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Uncertain Times

Uncertain Times


The last 48 hours have been extremely busy for all College staff – despite the remote remoteness of their work.

I am sure that many of our Members and Fellows are very much in the front line of caring, managing and treating many of the patients suffering from COVID-19. The outpouring of thanks at 8 o’clock last night for all NHS workers from the population of the United Kingdom was heart-warming and heartfelt. I hope all of you drew strength from that support. Nevertheless, we all recognise the risks and the stresses of placing ourselves in this difficult workplace. It is because of this that I must say to you that you must not put yourself, or any of your team, or patients at any unnecessary risk of viral exposure as a result of not having enough personal protection equipment.

I am asking for everyone to absolutely stick to the advice from government and our chief medical officers about social distancing and self-isolation. If at any time any of you feel that you are being placed at risk, then you must bring this to the attention of your consultant or senior manager, clinical director or medical director. New advice about personal protection equipment will be made available by Sunday evening from NHS England and Public Health England. I understand that many of our Members and Fellows feel that inadequate measures have been put into place to provide personal protection equipment. It is so important that we have clear guidance.

At 6 pm tonight, the four Royal Surgical Colleges together with Association of Surgeons of Great Britain and Ireland, Association of Coloproctology of Great Britain & Ireland, Association of Upper Gastrointestinal Surgeons order have updated the guidance from the 25th of March to include up-to-date evidence and consultation with Public Health England and Health Protection Scotland. We have been assured that stocks of personal protection equipment are in adequate supply throughout the United Kingdom. We are reassured that all measures are being taken to ensure that these stocks are made available to those in the front line in an expedient manner. Equally, it is important that individuals and teams use the highest level of protection that is appropriate but only when required. If inappropriately high levels of protection are used the supply issues will become a major problem.

It is crucial that every individual within the surgical workforce understands the advice provided in the document from the Royal Surgical Colleges but also the advice provided by the specialty associations and their societies. You also need to be aware of the instructions regarding all surgical and endoscopic procedures within your own Trust or Health Board. The most important message is that you must practice safely.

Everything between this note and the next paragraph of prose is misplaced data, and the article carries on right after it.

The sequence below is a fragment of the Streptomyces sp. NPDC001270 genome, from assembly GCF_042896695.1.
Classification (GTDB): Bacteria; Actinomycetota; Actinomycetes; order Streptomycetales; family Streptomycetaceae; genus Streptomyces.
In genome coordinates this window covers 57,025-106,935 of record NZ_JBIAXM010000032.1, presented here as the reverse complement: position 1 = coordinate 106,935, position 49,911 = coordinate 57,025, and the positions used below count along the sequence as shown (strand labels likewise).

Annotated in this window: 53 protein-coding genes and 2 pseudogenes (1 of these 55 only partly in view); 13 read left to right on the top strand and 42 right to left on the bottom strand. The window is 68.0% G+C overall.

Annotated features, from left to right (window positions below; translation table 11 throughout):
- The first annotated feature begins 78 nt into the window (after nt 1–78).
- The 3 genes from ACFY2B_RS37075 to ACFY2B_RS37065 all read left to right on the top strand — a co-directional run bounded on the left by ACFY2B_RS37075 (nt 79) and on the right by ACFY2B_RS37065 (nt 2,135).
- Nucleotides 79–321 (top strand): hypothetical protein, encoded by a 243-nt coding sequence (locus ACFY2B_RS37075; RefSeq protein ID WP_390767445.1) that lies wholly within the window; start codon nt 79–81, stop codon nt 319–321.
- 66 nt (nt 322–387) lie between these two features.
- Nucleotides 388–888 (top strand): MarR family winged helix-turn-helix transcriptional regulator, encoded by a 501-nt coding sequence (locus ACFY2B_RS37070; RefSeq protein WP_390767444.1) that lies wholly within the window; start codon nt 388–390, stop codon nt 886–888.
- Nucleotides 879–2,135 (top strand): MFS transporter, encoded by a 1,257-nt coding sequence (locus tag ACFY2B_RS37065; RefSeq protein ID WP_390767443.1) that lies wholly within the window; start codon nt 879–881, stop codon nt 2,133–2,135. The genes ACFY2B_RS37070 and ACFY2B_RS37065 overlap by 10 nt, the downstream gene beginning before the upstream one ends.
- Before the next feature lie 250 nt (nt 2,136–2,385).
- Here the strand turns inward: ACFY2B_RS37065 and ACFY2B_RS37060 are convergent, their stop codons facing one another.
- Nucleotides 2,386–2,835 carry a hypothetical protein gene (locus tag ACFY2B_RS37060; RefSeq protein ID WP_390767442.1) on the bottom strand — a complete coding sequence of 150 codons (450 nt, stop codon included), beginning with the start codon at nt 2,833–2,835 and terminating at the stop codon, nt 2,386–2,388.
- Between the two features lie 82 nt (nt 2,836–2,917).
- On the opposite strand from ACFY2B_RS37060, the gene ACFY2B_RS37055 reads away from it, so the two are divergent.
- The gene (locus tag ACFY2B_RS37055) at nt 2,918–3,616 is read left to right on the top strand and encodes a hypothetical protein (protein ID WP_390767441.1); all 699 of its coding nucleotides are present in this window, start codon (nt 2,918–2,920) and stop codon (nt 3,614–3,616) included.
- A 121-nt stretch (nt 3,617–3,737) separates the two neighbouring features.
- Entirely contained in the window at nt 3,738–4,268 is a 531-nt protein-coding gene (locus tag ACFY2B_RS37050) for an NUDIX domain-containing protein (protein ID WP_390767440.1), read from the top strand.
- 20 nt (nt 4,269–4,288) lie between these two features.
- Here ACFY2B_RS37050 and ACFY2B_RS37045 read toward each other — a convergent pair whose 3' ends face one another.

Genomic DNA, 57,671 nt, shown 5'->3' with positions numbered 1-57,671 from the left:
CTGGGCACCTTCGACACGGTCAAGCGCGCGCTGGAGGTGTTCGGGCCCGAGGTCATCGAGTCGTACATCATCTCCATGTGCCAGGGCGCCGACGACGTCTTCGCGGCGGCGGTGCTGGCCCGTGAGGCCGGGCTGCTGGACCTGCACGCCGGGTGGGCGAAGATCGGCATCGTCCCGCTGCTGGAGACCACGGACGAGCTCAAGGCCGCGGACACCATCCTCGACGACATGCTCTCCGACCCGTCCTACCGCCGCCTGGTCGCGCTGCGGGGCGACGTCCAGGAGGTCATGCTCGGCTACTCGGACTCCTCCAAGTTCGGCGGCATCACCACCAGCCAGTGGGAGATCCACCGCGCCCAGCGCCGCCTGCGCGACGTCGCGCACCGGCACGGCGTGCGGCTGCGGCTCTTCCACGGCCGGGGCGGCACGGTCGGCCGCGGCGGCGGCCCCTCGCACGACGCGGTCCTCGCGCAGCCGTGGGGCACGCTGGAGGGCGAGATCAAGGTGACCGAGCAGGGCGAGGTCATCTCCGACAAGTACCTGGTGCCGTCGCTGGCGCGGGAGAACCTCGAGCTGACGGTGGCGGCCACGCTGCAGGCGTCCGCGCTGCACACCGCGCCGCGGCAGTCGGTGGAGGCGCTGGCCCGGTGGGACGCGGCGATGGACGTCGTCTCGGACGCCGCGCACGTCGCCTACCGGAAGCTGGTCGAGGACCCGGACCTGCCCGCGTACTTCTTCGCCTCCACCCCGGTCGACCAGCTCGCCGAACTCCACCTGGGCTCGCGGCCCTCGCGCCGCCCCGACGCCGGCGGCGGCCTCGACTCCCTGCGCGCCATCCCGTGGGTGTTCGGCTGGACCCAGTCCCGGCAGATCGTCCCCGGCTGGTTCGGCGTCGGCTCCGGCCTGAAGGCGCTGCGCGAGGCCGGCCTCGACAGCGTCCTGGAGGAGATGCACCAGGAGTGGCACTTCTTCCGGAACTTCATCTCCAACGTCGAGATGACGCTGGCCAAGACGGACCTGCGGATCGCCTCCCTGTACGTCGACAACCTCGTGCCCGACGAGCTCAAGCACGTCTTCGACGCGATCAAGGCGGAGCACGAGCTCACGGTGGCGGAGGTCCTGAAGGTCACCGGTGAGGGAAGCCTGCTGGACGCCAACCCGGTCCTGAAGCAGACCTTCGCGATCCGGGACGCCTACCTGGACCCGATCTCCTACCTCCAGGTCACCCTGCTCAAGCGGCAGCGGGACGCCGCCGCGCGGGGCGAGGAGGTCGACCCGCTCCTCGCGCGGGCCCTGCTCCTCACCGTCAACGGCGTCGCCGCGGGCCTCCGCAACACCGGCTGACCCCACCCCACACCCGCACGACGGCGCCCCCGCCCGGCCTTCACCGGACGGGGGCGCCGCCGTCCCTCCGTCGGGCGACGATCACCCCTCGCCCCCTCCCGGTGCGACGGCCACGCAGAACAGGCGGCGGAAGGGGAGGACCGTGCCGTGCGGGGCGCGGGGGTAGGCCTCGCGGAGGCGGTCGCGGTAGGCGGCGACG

We all understand that these are not just uncertain times, but worrying times for everyone. In particular for those acting up as frontline staff.  There will be deep concern about the families and of course about the patients. All of us recognise that it is absolutely crucial that the frontline staff have access to the correct number and the most appropriate personal protection equipment for the situation in which they find themselves.

We heard today that 3 1/2 million tests had been ordered by the Health Secretary to be available primarily for healthcare workers in the first instance. It will take some time for the Ab tests to be validated and then disseminated widely. It will certainly make a huge difference to the number of workers who are potentially excluded from the workplace. We are assured by Government that this is happening as quickly as possible.

We are facing an enormous challenge to our health service and to our country. We are all carrying out our duties as healthcare professionals, as surgeons, as doctors and as family members. We all have a duty to remain safe, to look after each other and above all as Hippocrates said to do no harm.

On Monday evening I shall be hosting a webinar remotely from a number of parts of the United Kingdom to discuss difficult questions that face our Members, Fellows, Affiliates and Trainees.  I’m indebted to Professor Rowan Parks, Acting Medical Director of NHS Education Scotland and Mr Simon Paterson Brown, Consultant Surgeon from Edinburgh Royal Infirmary who will join me. We will do our best to answer questions and provide advice where we can.  Please send your questions in to webinars@rcsed.ac.uk.   We all look forward to meeting you on Monday.

Until then, stay safe.

Professor S Michael Griffin OBE PRCSEd MD FFSTEd FRCS(Eng)FRCP&SGlas Hon) FRCSI(Hon)FCSHK FCSSL(Hon)





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